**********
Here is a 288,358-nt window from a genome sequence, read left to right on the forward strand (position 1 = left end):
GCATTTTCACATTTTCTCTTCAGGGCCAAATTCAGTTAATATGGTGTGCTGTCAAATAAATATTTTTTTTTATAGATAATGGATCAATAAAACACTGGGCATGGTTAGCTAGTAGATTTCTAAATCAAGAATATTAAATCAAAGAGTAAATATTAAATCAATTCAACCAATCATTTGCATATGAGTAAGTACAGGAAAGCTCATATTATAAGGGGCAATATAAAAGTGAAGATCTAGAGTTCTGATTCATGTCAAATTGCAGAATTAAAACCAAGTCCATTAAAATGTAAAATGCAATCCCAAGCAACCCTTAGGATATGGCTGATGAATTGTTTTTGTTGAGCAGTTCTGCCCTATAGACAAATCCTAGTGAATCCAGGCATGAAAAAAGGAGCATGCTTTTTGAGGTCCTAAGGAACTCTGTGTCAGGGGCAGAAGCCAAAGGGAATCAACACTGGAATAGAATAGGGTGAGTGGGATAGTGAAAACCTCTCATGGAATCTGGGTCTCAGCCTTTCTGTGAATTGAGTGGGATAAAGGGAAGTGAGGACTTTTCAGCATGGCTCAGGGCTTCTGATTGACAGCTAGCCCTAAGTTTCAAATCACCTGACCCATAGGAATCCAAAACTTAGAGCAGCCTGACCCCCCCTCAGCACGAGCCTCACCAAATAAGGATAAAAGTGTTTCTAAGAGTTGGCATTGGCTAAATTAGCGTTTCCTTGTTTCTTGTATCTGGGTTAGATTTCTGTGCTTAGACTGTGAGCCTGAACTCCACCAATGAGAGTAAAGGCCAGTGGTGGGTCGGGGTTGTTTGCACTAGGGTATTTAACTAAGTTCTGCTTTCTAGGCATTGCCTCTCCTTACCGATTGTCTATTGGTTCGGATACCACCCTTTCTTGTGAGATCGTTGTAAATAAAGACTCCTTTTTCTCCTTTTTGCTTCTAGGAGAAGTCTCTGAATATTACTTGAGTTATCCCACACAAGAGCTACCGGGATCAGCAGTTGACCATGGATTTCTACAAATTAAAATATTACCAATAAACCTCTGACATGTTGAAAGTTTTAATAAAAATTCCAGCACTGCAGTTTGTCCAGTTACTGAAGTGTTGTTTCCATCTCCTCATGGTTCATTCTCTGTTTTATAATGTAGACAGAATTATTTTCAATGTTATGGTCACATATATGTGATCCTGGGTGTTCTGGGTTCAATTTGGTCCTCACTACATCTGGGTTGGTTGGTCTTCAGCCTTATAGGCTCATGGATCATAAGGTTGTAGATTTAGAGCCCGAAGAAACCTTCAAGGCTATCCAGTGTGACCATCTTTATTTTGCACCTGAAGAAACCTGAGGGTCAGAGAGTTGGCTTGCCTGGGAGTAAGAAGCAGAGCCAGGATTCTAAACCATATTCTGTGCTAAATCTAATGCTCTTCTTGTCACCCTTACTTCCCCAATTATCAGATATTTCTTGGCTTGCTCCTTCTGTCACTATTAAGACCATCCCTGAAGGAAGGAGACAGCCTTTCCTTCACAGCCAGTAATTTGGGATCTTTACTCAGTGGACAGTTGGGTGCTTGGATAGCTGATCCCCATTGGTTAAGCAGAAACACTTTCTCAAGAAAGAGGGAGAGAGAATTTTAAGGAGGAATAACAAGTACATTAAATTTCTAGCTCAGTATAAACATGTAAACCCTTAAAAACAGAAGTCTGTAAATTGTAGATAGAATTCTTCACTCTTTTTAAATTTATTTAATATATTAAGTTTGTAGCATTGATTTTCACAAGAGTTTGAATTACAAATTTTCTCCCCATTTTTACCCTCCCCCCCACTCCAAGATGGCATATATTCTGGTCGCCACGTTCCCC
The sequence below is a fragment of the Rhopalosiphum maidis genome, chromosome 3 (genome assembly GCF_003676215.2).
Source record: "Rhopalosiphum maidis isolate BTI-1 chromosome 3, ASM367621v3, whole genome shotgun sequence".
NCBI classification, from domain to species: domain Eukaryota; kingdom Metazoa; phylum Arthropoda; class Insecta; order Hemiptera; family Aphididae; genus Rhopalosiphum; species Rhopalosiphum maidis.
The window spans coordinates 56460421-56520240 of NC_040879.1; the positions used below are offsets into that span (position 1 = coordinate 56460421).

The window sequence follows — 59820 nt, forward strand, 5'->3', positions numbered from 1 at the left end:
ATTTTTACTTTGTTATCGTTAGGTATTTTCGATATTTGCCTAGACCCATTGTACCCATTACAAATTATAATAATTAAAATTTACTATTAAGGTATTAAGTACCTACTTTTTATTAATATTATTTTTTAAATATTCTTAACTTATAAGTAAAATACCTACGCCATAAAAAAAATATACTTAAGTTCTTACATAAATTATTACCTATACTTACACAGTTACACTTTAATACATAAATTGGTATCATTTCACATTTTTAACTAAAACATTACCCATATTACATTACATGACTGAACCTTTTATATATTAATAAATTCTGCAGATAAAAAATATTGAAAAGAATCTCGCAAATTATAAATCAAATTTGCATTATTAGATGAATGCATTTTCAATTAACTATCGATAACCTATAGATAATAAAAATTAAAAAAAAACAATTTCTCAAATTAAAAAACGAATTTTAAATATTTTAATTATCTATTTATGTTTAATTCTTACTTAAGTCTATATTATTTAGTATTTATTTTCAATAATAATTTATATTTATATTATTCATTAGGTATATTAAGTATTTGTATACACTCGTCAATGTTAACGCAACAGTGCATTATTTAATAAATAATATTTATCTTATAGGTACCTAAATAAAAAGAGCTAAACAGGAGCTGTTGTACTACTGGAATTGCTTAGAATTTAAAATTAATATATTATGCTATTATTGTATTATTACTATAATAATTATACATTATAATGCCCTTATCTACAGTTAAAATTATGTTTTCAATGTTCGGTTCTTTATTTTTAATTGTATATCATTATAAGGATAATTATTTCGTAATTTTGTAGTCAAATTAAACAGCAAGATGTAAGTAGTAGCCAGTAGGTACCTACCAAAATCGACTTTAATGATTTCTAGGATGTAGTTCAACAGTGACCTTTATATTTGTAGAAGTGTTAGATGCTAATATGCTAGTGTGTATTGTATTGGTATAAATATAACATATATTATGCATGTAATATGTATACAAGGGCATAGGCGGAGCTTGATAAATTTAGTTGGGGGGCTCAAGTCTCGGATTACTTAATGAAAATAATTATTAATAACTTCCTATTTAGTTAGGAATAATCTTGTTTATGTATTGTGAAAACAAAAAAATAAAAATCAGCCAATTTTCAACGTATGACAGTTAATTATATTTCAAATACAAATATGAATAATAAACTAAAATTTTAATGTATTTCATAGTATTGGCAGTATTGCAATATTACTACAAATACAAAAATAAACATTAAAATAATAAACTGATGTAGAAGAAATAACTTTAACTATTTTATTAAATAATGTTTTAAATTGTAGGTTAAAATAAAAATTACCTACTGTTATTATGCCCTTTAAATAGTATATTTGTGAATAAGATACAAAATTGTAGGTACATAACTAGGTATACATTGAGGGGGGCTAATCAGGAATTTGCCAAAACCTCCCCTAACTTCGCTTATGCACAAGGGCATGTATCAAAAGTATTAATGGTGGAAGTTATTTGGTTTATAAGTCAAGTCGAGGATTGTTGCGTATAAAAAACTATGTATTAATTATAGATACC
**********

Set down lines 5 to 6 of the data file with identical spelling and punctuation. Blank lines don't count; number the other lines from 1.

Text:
NCBI classification, from domain to species: domain Eukaryota; kingdom Metazoa; phylum Arthropoda; class Insecta; order Hemiptera; family Aphididae; genus Rhopalosiphum; species Rhopalosiphum maidis.
The window spans coordinates 56460421-56520240 of NC_040879.1; the positions used below are offsets into that span (position 1 = coordinate 56460421).